Telling: Show don't tell, as mentioned above, is pretty much agreed upon as good practice with stories. To delve a bit deeper into it though, telling versus showing steals the experience away from your reader. Telling creates distance between the reader and your story, and creates filters. By this I mean "I feel angry" versus describing what the emotion anger makes my POV character feel. Maybe their chest is tight and their jaw clenches, and through expressing those feelings instead of outright telling the reader, it'll be understood given context what my character is experiencing is anger.
Perfect Characters: Characters without flaws tend to not only be boring, but disliked due to the readers inability to connect with them on a deeper level. We want to make our characters experience conflict, harm, and otherwise bad situations that can oftentimes interact with their flaws. This makes them human and makes them feel much more real than if they were perfect and reacted to every situation with all the knowledge the book has to offer! Remember, we know all of the information because we're writing it, but our characters don't know everything.
Things that you might find useful for writing/as a writer!
OneLook Thesaurus: An amazing thesaurus and dictionary, and one that I use for every writing project I do, whether that's novel or fanfiction related. It has a cool feature where if you've forgotten a word you can give the search abr context clues and it'll show you results! For example: fake lighting will show the result for artificial lighting!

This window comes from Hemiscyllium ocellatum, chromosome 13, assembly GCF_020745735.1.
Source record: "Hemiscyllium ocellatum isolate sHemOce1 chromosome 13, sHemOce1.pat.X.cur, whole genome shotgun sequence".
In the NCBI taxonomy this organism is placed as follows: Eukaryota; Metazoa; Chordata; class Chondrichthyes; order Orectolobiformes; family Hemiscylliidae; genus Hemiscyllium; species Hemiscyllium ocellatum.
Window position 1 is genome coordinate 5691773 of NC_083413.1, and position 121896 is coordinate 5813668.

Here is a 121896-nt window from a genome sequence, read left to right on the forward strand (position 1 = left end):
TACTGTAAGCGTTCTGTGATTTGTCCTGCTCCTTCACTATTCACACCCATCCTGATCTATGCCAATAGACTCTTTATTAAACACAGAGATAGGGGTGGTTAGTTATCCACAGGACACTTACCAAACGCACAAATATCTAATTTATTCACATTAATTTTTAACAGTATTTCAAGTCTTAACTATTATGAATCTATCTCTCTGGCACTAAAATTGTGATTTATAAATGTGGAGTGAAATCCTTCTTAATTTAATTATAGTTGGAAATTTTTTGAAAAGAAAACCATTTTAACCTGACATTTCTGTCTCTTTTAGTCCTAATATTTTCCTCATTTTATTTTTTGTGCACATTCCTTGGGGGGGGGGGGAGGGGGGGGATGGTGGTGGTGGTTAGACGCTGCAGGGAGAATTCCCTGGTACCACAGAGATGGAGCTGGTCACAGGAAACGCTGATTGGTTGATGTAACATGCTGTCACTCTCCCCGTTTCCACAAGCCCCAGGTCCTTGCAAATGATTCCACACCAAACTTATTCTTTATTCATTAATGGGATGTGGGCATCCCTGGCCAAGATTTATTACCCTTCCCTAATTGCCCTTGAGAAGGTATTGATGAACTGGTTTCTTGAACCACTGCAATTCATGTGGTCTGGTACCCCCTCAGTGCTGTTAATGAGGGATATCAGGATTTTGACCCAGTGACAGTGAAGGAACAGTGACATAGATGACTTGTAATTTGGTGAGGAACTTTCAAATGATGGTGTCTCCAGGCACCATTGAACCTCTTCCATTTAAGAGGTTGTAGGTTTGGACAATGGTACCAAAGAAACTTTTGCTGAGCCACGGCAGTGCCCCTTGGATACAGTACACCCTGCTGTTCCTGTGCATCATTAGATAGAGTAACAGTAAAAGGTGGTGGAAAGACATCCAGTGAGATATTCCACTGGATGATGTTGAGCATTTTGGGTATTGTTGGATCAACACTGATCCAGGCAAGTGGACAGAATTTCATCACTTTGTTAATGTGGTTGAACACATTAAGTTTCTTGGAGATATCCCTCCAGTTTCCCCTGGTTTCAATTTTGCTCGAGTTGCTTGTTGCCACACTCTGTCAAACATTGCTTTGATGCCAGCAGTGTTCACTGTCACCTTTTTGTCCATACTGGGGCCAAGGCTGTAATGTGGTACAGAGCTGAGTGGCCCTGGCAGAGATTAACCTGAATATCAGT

Wordcounter: Exactly as it says, this site counts your words lol. It has a cool feature on the right hand side too where it shows you how long the passage you entered would take to read and the general reading level (among other cool stats).
Height Comparison: A good site to see how different heights stack up against each other, useful for knowing if a character has to stand on their tippy toes to steal a kiss!
Resources For Describing Physical Things: Want to know how to describe a courtroom but have never actually been in one? Then this link is for you! A collection of descriptions for various things, such as setting, weather, colours, and textures.
Punctuation Explained: If, like me, you forget or aren't sure when to use which punctuation, then this site explains it all for you! I usually always have it open when I'm writing just to double check!